Short of that I’m going to remind myself that so much that happens with autism is cyclical, that we’ve been through periods of aggression and insomnia and extreme OCD with Justin and have come out the other side. We will with Zachary too.
At least I’m telling myself this, because I’ve already eaten three days worth of chocolate to “wake up,” and the situation’s getting serious. The holidays are approaching after all.
The truth is I just feel so badly for him, because he’s a wreck after these nights, and I know his little body wants and needs the sleep. And since the “sleep spell” I made up for him no longer seems to be working, I’m throwing this out to the universe.
Let this boy sleep. Let his mom and dad sleep too.
And hurry up about it because I’m running out of chocolate.
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September 29, 2014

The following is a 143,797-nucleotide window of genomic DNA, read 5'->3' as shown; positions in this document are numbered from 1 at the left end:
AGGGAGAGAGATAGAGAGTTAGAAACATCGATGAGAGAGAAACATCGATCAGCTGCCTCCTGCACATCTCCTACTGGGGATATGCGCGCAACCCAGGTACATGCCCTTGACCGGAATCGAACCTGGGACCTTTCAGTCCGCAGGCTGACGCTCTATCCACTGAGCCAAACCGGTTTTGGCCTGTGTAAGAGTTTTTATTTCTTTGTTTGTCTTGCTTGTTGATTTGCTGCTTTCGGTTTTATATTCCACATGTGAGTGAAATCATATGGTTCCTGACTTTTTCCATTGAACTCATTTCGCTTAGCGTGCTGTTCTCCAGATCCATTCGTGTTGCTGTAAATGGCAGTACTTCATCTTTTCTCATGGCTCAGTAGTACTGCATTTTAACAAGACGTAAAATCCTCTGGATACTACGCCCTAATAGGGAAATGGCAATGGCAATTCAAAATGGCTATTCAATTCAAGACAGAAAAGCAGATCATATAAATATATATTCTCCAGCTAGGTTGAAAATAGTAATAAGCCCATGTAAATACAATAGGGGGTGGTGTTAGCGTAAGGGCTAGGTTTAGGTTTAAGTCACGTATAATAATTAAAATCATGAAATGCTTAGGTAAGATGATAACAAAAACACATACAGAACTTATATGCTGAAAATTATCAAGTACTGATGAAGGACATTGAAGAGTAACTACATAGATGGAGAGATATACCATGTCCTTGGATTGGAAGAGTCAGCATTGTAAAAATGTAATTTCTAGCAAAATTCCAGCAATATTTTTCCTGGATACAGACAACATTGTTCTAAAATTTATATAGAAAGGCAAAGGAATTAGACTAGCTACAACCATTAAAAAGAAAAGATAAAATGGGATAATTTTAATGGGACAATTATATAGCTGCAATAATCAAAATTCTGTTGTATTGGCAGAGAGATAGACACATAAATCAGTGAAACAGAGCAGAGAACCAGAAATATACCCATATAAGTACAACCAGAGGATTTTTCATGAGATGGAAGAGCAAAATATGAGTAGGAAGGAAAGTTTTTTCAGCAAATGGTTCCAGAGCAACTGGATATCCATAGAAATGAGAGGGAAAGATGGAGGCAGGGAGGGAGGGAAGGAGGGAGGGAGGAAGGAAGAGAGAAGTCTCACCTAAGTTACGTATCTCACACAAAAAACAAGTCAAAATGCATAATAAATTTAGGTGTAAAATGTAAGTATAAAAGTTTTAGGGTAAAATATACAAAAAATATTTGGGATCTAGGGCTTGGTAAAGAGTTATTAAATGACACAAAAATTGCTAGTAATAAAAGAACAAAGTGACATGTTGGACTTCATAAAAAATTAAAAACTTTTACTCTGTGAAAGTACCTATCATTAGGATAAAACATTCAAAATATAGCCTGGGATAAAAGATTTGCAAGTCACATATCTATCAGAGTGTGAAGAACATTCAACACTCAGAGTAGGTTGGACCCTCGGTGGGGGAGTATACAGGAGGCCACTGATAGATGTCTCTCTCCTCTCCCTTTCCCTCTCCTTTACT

A few weeks ago I had the honor of speaking at the kickoff for the Autism Speaks Philadelphia walk, and I thought I’d share my words from that evening with all of you. It was a great night and I met many amazing families. Thanks and enjoy!
Good evening, my name is Kimberlee McCafferty and I’m so honored Autism Speaks invited me to talk to you tonight. As a teacher I’m used to speaking to classrooms of ten-year-olds, so if I seem a bit nervous, please bear with me.